``````local offsetX = math.noise(x*2, y*2, seed1)
local offsetY = math.noise(x*2, y*2, seed2)

height = math.noise(x + offsetX, y + offsetY, seed3)
``````

Using these techniques should allow you to generate much more interesting terrain and if you do it correctly, even stuff like very steep cliffs and overhangs. The farther you think outside the box, the better results you can get!

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LOVE the ideas and feedback! I would love to create polygon planets using this method thatâ€™s actually what I was going to try next!

Thanks, when I get home from work Iâ€™m going to play with these concepts!

Also yes I am using Robloxâ€™s noise Function

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Cool! Just a few quick pointers for planets:

• I suggest you use an icosphere (also known as a geodesic polyhedron) as your base sphere. The advantage of these shapes is that they have consistent detail throughout, instead of being more detailed near the poles. I have some code that can do this for you if you need it.

• You can use the direction of your vertices from the center of the sphere as the input coordinates to your noise function. Doing this generates perfectly wrapping noise, so you wonâ€™t generate any â€śseamsâ€ť on your planets.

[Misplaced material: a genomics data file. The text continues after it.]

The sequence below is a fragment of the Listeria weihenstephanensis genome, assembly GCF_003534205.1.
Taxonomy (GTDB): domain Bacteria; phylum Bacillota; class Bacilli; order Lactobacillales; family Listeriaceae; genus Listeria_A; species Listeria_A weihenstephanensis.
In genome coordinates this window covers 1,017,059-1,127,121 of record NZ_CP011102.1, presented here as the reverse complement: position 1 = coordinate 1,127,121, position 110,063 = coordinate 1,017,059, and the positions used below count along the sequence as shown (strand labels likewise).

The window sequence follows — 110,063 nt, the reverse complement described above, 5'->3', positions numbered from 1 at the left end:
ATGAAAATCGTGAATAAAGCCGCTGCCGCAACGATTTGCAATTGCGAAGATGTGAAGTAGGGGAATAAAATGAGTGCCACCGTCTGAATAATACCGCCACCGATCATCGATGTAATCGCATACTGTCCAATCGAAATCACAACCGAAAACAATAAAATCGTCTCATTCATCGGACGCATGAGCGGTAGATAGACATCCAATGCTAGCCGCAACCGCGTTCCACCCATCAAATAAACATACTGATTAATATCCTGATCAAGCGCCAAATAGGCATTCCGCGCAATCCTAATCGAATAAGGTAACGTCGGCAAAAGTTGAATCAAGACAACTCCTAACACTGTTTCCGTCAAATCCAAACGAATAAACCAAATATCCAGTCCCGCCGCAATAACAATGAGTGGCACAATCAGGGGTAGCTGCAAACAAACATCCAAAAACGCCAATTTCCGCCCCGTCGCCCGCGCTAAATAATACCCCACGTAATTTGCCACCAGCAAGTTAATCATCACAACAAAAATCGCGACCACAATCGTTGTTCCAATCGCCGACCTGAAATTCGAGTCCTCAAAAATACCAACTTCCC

Hopefully this helps!

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Woah! I just did a bit of research and that looks very interesting, do you have any good resources in order to learn how it works in code? Like a good resource that describes generation of its vertices

Typing â€śgenerate icosphereâ€ť in Google yields some pretty good results, albeit not in Lua. Hereâ€™s a pretty good resource that explains how the algorithm works.

The gist of it is that you start with an icosahedron (hence "ico"sphere) and then sub-divide each triangle some number of times and normalize the new vertices to the same distance to the sphereâ€™s center as the original ones. When I originally implemented my icosphere generator, I did this recursively because I found it easier to do that way at the time, but thereâ€™s actually a better way of doing it. Iâ€™ll get into this in a moment.